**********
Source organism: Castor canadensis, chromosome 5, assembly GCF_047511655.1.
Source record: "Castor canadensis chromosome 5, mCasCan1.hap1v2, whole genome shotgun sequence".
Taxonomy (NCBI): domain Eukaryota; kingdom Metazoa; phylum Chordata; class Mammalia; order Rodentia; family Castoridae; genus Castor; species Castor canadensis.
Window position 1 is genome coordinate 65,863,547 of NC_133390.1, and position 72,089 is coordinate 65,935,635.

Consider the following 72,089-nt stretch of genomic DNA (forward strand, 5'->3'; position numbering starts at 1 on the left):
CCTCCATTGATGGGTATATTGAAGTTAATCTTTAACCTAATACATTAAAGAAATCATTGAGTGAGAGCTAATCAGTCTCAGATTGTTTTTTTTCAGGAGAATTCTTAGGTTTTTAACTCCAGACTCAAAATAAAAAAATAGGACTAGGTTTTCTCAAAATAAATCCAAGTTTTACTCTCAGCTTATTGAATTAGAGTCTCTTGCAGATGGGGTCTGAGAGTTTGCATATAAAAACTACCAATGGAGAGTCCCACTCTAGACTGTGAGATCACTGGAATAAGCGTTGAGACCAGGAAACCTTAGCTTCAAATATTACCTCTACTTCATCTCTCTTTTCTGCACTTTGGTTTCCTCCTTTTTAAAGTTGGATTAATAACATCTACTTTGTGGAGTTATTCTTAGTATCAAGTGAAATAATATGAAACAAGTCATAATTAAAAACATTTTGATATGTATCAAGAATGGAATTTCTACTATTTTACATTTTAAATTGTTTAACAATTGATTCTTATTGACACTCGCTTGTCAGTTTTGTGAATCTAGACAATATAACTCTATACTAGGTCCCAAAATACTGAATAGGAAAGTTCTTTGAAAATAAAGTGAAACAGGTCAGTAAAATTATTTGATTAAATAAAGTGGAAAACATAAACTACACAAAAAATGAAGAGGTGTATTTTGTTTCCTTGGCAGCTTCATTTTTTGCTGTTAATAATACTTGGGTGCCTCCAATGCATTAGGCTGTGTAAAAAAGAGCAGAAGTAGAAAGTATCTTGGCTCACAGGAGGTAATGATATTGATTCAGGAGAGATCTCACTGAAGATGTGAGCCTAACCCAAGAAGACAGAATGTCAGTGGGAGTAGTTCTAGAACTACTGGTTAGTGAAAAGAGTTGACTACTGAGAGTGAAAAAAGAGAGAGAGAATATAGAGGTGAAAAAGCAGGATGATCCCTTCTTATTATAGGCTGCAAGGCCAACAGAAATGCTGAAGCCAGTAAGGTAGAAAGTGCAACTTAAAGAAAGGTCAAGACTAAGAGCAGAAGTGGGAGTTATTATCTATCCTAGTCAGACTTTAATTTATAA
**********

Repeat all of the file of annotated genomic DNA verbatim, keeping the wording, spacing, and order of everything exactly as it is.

Source organism: Castor canadensis, chromosome 5, assembly GCF_047511655.1.
Source record: "Castor canadensis chromosome 5, mCasCan1.hap1v2, whole genome shotgun sequence".
Taxonomy (NCBI): domain Eukaryota; kingdom Metazoa; phylum Chordata; class Mammalia; order Rodentia; family Castoridae; genus Castor; species Castor canadensis.
Window position 1 is genome coordinate 65,863,547 of NC_133390.1, and position 72,089 is coordinate 65,935,635.

Consider the following 72,089-nt stretch of genomic DNA (forward strand, 5'->3'; position numbering starts at 1 on the left):
CCTCCATTGATGGGTATATTGAAGTTAATCTTTAACCTAATACATTAAAGAAATCATTGAGTGAGAGCTAATCAGTCTCAGATTGTTTTTTTTCAGGAGAATTCTTAGGTTTTTAACTCCAGACTCAAAATAAAAAAATAGGACTAGGTTTTCTCAAAATAAATCCAAGTTTTACTCTCAGCTTATTGAATTAGAGTCTCTTGCAGATGGGGTCTGAGAGTTTGCATATAAAAACTACCAATGGAGAGTCCCACTCTAGACTGTGAGATCACTGGAATAAGCGTTGAGACCAGGAAACCTTAGCTTCAAATATTACCTCTACTTCATCTCTCTTTTCTGCACTTTGGTTTCCTCCTTTTTAAAGTTGGATTAATAACATCTACTTTGTGGAGTTATTCTTAGTATCAAGTGAAATAATATGAAACAAGTCATAATTAAAAACATTTTGATATGTATCAAGAATGGAATTTCTACTATTTTACATTTTAAATTGTTTAACAATTGATTCTTATTGACACTCGCTTGTCAGTTTTGTGAATCTAGACAATATAACTCTATACTAGGTCCCAAAATACTGAATAGGAAAGTTCTTTGAAAATAAAGTGAAACAGGTCAGTAAAATTATTTGATTAAATAAAGTGGAAAACATAAACTACACAAAAAATGAAGAGGTGTATTTTGTTTCCTTGGCAGCTTCATTTTTTGCTGTTAATAATACTTGGGTGCCTCCAATGCATTAGGCTGTGTAAAAAAGAGCAGAAGTAGAAAGTATCTTGGCTCACAGGAGGTAATGATATTGATTCAGGAGAGATCTCACTGAAGATGTGAGCCTAACCCAAGAAGACAGAATGTCAGTGGGAGTAGTTCTAGAACTACTGGTTAGTGAAAAGAGTTGACTACTGAGAGTGAAAAAAGAGAGAGAGAATATAGAGGTGAAAAAGCAGGATGATCCCTTCTTATTATAGGCTGCAAGGCCAACAGAAATGCTGAAGCCAGTAAGGTAGAAAGTGCAACTTAAAGAAAGGTCAAGACTAAGAGCAGAAGTGGGAGTTATTATCTATCCTAGTCAGACTTTAATTTATAA